Appliance of Science: Why do we need to hydrate so much?

This week Dr Naomi Lavelle answers your questions on the super important H2O.

Appliance of Science: Why do we need to hydrate so much?

I don’t think there is anyone in Ireland who hasn’t noticed the lovely weather we have had recently. It is a great excuse to down tools and head outdoors into the lovely sunshine and warmth. My son was delighted to spend the day playing outside recently, but after a while he came seeking me out for a little rest and to pose the question “why does the sun make us feel so sleepy?”

It is a good question as we have all experienced it; and as usual, there is likely more than one reason, so I’ll start with the most obvious one; we tend to be more active on sunny days as we like to get outside and partake in more physical activities. But what other factors are involved?

Staying cool

We all love the warm feeling of the sun on our skin, but this heat also changes the internal temperature of our bodies. The sun’s energy transfers heat to our bodies through a process called electromagnetic radiation. Normal body temperature is usually between 36C to 37.2C. The body works hard to maintain this temperature; a little too cold and we start to burn calories in order to bring our temperature up. A little too warm and we need to activate the body’s cooling mechanisms. These processes all require energy and can lead to fatigue.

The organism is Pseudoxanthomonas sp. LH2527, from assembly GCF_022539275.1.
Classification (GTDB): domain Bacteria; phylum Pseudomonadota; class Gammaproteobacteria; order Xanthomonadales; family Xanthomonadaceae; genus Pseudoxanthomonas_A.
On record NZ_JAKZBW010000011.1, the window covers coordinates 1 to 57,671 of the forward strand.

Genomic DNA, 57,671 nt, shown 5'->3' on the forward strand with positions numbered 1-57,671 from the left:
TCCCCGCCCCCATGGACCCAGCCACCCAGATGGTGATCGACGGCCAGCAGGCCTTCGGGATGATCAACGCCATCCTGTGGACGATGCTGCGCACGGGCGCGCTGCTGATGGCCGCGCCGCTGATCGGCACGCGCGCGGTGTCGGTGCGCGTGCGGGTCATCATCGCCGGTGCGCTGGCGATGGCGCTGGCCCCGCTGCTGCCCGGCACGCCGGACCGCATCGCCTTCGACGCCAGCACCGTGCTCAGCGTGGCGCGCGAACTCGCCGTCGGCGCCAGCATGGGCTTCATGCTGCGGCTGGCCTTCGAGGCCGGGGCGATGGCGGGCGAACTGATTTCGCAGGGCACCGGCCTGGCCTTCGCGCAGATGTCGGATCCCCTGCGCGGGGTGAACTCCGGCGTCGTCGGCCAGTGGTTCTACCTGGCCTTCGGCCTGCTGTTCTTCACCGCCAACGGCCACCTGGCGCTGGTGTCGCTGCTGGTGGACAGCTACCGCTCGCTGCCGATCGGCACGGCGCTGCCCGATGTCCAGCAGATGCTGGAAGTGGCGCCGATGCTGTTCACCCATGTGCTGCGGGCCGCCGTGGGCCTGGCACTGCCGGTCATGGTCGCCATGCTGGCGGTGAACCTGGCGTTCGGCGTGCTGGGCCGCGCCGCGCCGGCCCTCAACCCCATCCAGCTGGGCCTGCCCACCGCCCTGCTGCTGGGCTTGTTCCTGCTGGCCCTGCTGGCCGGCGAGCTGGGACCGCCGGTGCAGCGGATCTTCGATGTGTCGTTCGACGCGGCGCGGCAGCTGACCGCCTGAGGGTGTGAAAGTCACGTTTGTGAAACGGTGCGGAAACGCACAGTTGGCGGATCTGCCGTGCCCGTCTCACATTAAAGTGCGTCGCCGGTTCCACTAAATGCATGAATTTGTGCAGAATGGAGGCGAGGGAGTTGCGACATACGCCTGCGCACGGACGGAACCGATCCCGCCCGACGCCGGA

One of the main ways we cool our bodies down is to start producing sweat. The body activates sweat glands (we have about 2m of them all over our bodies) to start secreting sweat out through the pores in our skin. This sweat contains fluids and salts. Under warm, dry conditions the sweat will evaporate off our skin but this process draws even more energy from our bodies, leaving us feeling tired. When our bodies heat up they experience some other physiological changes too, like increased heart rate and metabolic rate, which again can tire the body.

Dehydration

Sweating can easily lead to an imbalance in body fluid and can cause dehydration. One of the symptoms of dehydration is, of course… fatigue.

Chemical changes

Our bodies also undergo some chemical changes when exposed to the sun. Firstly certain cells in our bodies need to work harder to help protect our skin from the sun’s harmful UV rays. Cells called melanocytes produce a pigment called melanin, which is responsible for tanning (or colouring) our skin and acts to absorb some of these harmful UV rays, in order to prevent skin cell damage. All this extra work load on the body can deplete our energy levels. Even with this protection, our skin cells still experience a certain level of damage and the body again has to work harder to repair it. More fatigue.

Changing our rhythm

A neurotransmitter called melatonin plays a large part in regulating our sleep patterns and its production is controlled, in part, by light. During daylight hours our melatonin levels are low but these rise in darkness, making us feel drowsy. It is possibly our melatonin levels rise when we come in from the sun, adding to our tiredness.

Whatever the reasons I don’t think any of us would swap those sunny days for the sake of a little more energy. As for my son, a nice drink of water and a cooling ice cream were all he needed before heading back out into the beautiful day.

  • Naomi is a science communicator and mother to three inquisitive children. She can be found at sciencewows.ie
  • Feel free to email your questions to drhowsciencewows@gmail.com

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